Initially, Moses gained his following through performing miraculous signs, which is what he was instructed to do by the Creator God when he returned to Egypt with the demand to “let My people go.”  When Moses had questioned God as to how he was going to convince Pharaoh and Israel that he spoke for the God of Israel and that he was the vessel through which that God was bringing about the deliverance of His people, Moses was provided with a series of miraculous signs to perform.  The book of Exodus records the performance of these various signs.  This point shall be taken up again shortly. 

Returning to the text then, the author seems to take pains to hammer home a point previously and repeatedly made (this would have been second nature for his audience, but not so much for members of a modern Christian culture which has a tendency to separate, divide, and pluck passages and stories from their setting and examine them in isolation), which is that the Gospel narrative must be heard as a unified presentation, rather than presented through selected portions of the narrative. 

While it is certainly possible and appropriate to elaborate on circumstances, situations, and statements, such things demand to be considered within their wider context.  Any statement by Jesus, or the author for that matter, that is pulled out of the text and examined on its own without being placed in its appropriate theological, soteriological, sociological, cultural, political, and eschatological framework (at the very least), will end up as nothing more than an ingredient in a recipe for fallacious and anachronistic exegesis.  

Friday, March 14, 2014

Love On John's Terms (part 27)

The author of John provides an excellent example of the necessity of hearing the story as a whole in what follows from the presentation of Jesus as the good shepherd.  In the twenty-second verse of the chapter, there is a change of scenery in Jerusalem, as the author writes “Then came the feast of the Dedication in Jerusalem.  It was winter, and Jesus was walking in the Temple area in Solomon’s portico” (John 10:22-23).  Clearly, this represents a substantial shift in timing, because all that has been heard from the seventh chapter up to this point has occurred in conjunction with the Feast of Tabernacles, which does not take place in the winter.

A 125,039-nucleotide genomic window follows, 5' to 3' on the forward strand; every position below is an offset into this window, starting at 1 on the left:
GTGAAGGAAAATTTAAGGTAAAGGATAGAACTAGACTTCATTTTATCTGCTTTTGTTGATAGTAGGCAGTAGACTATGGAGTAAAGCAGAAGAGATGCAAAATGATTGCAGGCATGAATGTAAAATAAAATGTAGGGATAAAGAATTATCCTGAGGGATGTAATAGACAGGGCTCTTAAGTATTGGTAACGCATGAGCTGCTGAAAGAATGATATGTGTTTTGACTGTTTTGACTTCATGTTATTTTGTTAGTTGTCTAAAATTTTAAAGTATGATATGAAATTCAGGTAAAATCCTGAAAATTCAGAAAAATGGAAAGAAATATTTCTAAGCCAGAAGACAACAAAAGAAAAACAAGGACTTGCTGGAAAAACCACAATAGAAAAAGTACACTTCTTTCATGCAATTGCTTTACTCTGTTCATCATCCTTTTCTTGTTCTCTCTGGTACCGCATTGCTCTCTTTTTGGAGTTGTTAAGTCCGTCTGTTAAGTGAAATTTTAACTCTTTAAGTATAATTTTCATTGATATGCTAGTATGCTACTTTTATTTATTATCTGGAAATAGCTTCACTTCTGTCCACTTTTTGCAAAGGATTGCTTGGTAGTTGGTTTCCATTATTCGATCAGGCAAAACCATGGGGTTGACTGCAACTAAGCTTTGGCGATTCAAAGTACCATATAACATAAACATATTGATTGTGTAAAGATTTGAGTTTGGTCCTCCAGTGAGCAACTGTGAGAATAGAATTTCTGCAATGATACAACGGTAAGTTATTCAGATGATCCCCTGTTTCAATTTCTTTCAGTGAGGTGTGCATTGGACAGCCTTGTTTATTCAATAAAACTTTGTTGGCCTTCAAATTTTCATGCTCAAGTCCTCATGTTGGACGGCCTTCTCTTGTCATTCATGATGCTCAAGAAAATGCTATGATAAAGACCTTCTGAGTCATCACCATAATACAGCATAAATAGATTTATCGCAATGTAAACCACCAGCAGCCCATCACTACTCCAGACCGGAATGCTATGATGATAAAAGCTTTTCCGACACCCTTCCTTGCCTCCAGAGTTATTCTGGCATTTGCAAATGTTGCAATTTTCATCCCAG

The temptation, then, is to pick up right here with these verses and treat this story separately.  To do so would be foolish, as when Jesus is heard to say “My sheep listen to My voice and I know them, and they follow Me.  I give them eternal life, and they will never perish” (10:27-28a), it can only be heard correctly in the context provided by all that has come before in the narrative, which is also dependent on a knowledge of Israel’s history along with then current understanding of Jewish hopes that would have informed Jesus’ use of eternal life (otherwise, Jesus could not expect to be understood).  As stated, the narrative continues to build, demanding to be heard as a whole. 

Again, the concepts as presented, and especially ideas concerning what is meant by love, demand to be heard on their own terms.  So to understand John’s notion of love, which is prefaced by the description of the way that the Creator God loved the world, and to do so without retrojecting preconceived notions about its definition, it is entirely necessary to take this step by step journey through the Johannine text, so as to come to grips with this author’s theology and its accompaniments (Christology, soteriology, eschatology, ecclesiology, etc…) that will define the ethic. 

A fair amount of space in this study has been spent on the issue of “miraculous signs” in this Gospel, with nine such appearances in the text having already been reviewed.  The phrase has not been encountered since the seventh chapter, but it reappears at the close of the tenth chapter, where the author reports that “Many came to Him and began to say, ‘John performed no miraculous sign, but everything John said about this man was true!’  And many believed in Jesus there” (10:41-42).  This is prefaced by a reference to the fact that “Jesus,” following his time spent specifically in Jerusalem, where He has His dealings in the time periods of the Feast of Tabernacles and the Feast of Dedication, “went back across the Jordan River again to the place where John had been baptizing at an earlier time and He stayed there” (10:40).  This mention of John at the close of the tenth chapter is mildly intriguing, as it obviously calls attention to the words and work of John the Baptist.  It takes the step of re-identifying Jesus with John and the exodus-themed movement that John had begun at a place not terribly distant from Jerusalem.